Rebasing square to round bases tutorial

In 2015 when Warhammer Fantasy was replaced with the first edition of Age of Sigmar, Games Workshop decided not only to change the ruleset and the narrative of the game, they also changed the base-size of their Fantasy miniature range from square to round bases. All these changes had a big impact on my tabletop hobby. I have been pretty disappointed in the ruleset and was not willing to continue playing Warhammer and turned my back on it. This change honestly hit me quite hard but in retrospective, it brought new chances. I dived into Infinity the game, Malifaux, Kings of War, Boardgames, The Walking Dead and more. This led me to embrace all the variety and opportunities the tabletop world had to offer.

The coming years after the initial launch of Age of Sigmar I watched with interest at the products Games workshop published as well as the overall development of the company. 2018/19 I noticed the change of GW's marketing activities and with the launch of the second edition of Age of Sigmar I became very curious and started to get into the lore bit by bit. The more I got to know the realms and the endless opportunities there, the more I thought about getting back into my first love: Warhammer. When some of my friends started getting into AoS second edition, I decided it is time.

Based on this decision getting into AoS with the armies I had (Undead and Wood Elves) I also committed to a change in bases: from the existing square to the new rounds. For my it was more than just a decision to change bases, it was a commitment for the new age of Warhammer and I wanted to be a part of it.

The switch to round bases may seem a bit daunting, but there is a simple way to transfer your army’s bases. My goal was to keep as much as possible of the old square basing to minimize the work I need to put into the action. As follows I am going to show you in a step-by-step tutorial of how I rebased my Undead Army.

1. First I ordered a bunch of round bases from China.

The edges of the square bases were overlapping over the round base. So I had to cut the edges away as well as the rims of the base.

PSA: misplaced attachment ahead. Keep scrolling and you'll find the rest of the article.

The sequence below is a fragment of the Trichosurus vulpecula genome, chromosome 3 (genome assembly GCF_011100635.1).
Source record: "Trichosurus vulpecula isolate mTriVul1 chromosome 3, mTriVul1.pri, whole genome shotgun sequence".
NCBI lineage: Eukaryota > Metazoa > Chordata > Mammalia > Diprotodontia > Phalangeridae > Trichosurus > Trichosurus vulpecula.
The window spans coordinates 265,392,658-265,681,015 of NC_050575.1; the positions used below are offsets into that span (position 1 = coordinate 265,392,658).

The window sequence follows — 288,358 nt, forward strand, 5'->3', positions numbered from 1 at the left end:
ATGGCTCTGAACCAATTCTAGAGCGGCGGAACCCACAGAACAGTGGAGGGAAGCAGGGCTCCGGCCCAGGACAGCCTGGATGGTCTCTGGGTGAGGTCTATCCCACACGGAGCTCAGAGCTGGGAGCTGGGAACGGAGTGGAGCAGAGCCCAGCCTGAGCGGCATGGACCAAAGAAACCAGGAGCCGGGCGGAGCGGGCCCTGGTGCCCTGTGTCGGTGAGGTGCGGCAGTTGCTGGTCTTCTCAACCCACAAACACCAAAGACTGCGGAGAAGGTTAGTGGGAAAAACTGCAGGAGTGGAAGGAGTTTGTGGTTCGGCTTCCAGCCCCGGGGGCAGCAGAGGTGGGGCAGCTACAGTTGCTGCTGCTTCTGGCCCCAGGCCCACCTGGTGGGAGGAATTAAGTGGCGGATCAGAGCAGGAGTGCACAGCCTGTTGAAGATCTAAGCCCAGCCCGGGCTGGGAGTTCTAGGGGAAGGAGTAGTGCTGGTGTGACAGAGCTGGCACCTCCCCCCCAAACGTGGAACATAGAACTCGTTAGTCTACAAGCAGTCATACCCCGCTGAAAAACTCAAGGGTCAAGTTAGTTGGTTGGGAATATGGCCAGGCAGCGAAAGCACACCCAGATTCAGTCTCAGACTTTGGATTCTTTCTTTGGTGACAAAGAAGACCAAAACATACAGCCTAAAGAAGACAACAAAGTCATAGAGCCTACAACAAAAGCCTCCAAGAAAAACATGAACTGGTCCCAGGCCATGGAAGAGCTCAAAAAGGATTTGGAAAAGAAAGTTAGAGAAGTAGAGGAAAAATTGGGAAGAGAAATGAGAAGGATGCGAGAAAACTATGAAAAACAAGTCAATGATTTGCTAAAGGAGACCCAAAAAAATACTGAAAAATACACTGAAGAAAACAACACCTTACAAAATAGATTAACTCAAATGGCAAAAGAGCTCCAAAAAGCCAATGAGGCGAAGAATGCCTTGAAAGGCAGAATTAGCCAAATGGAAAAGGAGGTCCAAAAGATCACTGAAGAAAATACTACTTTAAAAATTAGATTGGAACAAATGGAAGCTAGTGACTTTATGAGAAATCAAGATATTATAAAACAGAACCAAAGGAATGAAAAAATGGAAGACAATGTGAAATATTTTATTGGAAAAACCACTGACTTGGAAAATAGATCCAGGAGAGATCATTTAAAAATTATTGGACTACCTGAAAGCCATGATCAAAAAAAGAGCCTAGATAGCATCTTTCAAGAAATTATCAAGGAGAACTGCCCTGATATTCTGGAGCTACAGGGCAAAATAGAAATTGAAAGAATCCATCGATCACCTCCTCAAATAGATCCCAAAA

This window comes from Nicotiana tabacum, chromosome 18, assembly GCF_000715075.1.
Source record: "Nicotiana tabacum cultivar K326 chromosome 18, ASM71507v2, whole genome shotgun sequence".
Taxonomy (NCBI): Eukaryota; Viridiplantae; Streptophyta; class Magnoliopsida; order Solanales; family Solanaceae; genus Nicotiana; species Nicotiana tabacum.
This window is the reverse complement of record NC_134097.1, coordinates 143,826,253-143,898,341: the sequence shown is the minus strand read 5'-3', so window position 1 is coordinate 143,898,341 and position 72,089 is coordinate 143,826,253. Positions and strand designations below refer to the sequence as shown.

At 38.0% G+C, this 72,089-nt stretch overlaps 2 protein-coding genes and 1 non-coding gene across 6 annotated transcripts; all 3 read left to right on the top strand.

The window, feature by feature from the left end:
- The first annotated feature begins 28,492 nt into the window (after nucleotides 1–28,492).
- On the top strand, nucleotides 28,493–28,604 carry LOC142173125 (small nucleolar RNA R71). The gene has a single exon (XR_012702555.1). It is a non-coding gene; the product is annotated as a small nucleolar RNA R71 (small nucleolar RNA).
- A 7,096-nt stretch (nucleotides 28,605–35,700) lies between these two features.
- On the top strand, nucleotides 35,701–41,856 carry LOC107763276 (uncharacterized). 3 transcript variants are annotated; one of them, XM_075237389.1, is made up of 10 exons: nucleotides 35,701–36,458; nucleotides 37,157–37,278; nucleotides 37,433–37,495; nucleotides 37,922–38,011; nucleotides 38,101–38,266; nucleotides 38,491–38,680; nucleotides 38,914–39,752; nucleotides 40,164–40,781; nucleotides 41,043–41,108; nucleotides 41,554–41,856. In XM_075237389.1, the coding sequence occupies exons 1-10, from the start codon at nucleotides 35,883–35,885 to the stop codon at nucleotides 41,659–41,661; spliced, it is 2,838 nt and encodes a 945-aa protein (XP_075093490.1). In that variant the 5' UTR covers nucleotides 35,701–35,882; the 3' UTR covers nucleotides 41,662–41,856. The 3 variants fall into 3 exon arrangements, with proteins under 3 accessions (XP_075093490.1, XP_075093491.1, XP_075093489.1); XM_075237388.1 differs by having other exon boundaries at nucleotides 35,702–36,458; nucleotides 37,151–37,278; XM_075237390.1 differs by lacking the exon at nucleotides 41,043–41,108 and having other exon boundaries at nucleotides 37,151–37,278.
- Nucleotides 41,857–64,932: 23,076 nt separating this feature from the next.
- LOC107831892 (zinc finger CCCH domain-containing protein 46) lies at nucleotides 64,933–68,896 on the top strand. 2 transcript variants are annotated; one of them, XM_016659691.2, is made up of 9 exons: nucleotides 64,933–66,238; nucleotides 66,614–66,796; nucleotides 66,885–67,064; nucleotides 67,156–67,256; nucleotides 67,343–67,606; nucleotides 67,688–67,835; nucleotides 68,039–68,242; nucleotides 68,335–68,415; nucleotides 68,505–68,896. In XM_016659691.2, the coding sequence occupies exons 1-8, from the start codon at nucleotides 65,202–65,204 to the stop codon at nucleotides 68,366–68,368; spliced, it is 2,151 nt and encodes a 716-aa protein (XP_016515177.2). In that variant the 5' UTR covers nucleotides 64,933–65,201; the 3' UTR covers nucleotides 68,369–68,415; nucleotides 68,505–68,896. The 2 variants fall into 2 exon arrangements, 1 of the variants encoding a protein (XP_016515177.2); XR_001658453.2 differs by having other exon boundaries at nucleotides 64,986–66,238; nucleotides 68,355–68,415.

2. Carefully cutting away the rims of the base with a hobby cutter

Be careful with this step since you don’t want to accidentally damage the surface.

3. Clue the trimmed down square base on top of the round base

4. Fill in the gasps around the trimmed base with putty 

This technique automatically creates the look of a hill. Make sure that you blend the putty into the top edges of the base without touching the basing material is left from the old base. You want the putty to be on the same height than the existing base. This step is pretty messy. Use your fingers to form the putty around the base.

After completing this step for the army:

5. Put structure paste or sand on top of the putty

This step is important to blend in the new part of the base with the old part. Of course, it depends on how the old base looked like.

6. Last step: Paint the base

Just paint the new part of the base in the same colors as the old part to perfectly blend them together.

Additional: Movement Trays 

If you are like me lazy and don't like to touch each individual painted model a hundred times each game, then this solution is for you: Movement trays for round-based miniatures. Firstly I glued the two parts together, then added some sand, sprayed all trays black and painted the top part in the same color scheme as the army which will put on these trays. Finally, I put some grass turf on top for the final touch.

Hope this tutorial helps you. Have fun!